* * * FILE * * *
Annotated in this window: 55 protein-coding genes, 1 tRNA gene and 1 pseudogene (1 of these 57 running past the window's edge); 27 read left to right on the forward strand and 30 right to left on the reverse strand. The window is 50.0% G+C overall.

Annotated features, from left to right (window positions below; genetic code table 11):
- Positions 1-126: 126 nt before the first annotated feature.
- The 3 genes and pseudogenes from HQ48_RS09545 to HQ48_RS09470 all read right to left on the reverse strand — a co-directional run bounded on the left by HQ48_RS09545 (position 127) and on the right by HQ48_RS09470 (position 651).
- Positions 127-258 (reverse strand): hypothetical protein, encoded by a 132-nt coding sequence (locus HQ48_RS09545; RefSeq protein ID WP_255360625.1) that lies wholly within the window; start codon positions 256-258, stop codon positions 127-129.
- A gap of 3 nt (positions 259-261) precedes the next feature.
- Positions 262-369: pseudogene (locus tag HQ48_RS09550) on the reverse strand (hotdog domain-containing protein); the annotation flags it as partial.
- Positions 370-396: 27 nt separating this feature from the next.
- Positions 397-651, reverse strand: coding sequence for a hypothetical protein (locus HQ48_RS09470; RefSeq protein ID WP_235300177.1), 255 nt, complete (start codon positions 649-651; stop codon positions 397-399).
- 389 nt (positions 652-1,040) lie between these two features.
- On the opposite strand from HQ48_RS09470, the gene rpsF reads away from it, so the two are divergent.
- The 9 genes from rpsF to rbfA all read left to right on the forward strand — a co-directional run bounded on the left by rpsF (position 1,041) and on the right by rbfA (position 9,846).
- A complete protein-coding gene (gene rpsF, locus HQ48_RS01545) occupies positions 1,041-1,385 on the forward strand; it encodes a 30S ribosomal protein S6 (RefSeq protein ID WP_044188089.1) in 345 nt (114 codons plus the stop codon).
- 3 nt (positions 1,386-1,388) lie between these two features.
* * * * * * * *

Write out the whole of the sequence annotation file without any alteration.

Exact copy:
Annotated in this window: 55 protein-coding genes, 1 tRNA gene and 1 pseudogene (1 of these 57 running past the window's edge); 27 read left to right on the forward strand and 30 right to left on the reverse strand. The window is 50.0% G+C overall.

Annotated features, from left to right (window positions below; genetic code table 11):
- Positions 1-126: 126 nt before the first annotated feature.
- The 3 genes and pseudogenes from HQ48_RS09545 to HQ48_RS09470 all read right to left on the reverse strand — a co-directional run bounded on the left by HQ48_RS09545 (position 127) and on the right by HQ48_RS09470 (position 651).
- Positions 127-258 (reverse strand): hypothetical protein, encoded by a 132-nt coding sequence (locus HQ48_RS09545; RefSeq protein ID WP_255360625.1) that lies wholly within the window; start codon positions 256-258, stop codon positions 127-129.
- A gap of 3 nt (positions 259-261) precedes the next feature.
- Positions 262-369: pseudogene (locus tag HQ48_RS09550) on the reverse strand (hotdog domain-containing protein); the annotation flags it as partial.
- Positions 370-396: 27 nt separating this feature from the next.
- Positions 397-651, reverse strand: coding sequence for a hypothetical protein (locus HQ48_RS09470; RefSeq protein ID WP_235300177.1), 255 nt, complete (start codon positions 649-651; stop codon positions 397-399).
- 389 nt (positions 652-1,040) lie between these two features.
- On the opposite strand from HQ48_RS09470, the gene rpsF reads away from it, so the two are divergent.
- The 9 genes from rpsF to rbfA all read left to right on the forward strand — a co-directional run bounded on the left by rpsF (position 1,041) and on the right by rbfA (position 9,846).
- A complete protein-coding gene (gene rpsF, locus HQ48_RS01545) occupies positions 1,041-1,385 on the forward strand; it encodes a 30S ribosomal protein S6 (RefSeq protein ID WP_044188089.1) in 345 nt (114 codons plus the stop codon).
- 3 nt (positions 1,386-1,388) lie between these two features.